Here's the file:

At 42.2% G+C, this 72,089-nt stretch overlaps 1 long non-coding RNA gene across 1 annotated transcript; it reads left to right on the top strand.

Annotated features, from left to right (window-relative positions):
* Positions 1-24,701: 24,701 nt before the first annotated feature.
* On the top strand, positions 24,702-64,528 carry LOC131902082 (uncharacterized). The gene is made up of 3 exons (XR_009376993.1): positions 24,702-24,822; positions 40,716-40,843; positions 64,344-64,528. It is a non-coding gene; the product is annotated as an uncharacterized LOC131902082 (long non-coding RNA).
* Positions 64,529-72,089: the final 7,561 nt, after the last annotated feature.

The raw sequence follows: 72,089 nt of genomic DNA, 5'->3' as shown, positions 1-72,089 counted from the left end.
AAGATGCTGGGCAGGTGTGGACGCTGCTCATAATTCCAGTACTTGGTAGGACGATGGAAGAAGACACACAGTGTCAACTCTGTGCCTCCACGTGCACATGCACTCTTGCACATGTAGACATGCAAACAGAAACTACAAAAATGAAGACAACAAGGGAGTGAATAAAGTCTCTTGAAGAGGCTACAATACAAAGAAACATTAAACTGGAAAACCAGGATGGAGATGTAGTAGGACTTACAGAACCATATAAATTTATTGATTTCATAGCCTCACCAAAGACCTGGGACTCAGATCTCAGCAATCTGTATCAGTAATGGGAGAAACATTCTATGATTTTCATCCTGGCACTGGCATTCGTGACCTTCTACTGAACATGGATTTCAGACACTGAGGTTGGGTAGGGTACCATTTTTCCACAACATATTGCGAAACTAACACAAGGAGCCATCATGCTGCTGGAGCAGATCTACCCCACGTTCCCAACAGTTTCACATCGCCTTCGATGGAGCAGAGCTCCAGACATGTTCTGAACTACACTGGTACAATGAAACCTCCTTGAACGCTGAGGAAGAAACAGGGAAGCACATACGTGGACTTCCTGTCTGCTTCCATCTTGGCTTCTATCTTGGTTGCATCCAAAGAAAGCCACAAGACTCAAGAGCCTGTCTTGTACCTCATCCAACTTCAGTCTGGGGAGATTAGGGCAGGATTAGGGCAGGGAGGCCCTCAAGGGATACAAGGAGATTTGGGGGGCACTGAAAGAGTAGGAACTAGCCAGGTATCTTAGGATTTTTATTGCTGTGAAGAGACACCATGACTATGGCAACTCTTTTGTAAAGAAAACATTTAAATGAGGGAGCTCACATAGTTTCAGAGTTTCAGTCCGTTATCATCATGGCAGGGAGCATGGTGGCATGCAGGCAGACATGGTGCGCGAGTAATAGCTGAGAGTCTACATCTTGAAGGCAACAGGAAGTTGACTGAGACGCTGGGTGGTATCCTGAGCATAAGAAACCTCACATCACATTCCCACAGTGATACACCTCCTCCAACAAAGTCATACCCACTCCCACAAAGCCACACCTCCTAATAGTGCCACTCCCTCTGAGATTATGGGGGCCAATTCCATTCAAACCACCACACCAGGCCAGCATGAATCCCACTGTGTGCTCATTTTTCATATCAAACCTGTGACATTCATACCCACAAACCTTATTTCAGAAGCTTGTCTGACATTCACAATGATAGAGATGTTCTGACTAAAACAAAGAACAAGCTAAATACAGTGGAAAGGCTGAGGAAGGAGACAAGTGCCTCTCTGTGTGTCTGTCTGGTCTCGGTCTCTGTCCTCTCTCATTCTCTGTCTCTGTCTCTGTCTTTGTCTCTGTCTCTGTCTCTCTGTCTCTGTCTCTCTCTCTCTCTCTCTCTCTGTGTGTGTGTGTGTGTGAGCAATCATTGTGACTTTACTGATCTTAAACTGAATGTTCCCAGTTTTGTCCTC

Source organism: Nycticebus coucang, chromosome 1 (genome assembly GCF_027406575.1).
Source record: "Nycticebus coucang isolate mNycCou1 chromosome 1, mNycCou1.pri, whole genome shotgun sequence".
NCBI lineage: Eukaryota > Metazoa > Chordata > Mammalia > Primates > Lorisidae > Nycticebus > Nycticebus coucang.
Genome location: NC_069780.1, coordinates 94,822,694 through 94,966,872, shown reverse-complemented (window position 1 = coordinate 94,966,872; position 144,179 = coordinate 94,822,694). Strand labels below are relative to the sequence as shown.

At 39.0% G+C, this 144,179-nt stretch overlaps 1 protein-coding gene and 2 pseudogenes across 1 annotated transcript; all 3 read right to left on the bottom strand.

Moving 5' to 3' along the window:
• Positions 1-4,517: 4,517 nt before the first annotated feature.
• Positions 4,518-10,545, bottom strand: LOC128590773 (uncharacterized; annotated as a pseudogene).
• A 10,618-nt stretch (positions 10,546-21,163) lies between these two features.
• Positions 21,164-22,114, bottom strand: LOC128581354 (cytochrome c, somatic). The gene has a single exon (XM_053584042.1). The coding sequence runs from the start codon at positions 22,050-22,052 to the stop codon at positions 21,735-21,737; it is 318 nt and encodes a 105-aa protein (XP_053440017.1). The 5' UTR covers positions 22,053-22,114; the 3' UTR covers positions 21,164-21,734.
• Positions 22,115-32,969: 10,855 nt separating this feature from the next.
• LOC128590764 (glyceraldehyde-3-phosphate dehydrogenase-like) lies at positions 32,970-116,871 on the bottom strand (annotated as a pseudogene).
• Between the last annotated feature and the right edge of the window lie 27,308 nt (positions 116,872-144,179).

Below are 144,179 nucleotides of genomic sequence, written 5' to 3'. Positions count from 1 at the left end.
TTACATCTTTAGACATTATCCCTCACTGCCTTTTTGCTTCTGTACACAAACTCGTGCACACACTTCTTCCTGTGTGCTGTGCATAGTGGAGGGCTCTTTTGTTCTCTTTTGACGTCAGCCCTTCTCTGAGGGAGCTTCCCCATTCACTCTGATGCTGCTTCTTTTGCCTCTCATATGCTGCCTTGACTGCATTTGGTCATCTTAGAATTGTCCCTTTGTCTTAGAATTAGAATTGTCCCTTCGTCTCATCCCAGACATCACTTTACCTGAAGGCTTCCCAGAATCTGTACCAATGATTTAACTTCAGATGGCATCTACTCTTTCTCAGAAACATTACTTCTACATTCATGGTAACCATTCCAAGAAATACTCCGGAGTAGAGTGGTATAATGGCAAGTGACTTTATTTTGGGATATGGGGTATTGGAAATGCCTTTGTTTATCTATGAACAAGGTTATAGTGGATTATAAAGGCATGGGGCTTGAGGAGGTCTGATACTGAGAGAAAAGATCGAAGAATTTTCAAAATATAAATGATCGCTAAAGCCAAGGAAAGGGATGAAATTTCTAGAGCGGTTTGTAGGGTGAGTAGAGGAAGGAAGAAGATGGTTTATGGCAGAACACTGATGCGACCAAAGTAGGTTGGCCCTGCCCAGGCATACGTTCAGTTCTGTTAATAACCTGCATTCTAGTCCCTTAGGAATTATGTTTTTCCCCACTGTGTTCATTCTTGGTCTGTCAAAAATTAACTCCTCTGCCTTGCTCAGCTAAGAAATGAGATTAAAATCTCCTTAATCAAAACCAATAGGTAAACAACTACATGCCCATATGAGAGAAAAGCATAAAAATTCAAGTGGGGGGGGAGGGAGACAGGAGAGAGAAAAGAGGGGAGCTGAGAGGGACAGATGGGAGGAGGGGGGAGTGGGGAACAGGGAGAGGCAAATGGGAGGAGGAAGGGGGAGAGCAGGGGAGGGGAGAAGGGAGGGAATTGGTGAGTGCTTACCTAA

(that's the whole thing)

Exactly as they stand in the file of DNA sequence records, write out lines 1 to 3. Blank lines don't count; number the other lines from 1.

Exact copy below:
At 42.2% G+C, this 72,089-nt stretch overlaps 1 long non-coding RNA gene across 1 annotated transcript; it reads left to right on the top strand.

Annotated features, from left to right (window-relative positions):
* Positions 1-24,701: 24,701 nt before the first annotated feature.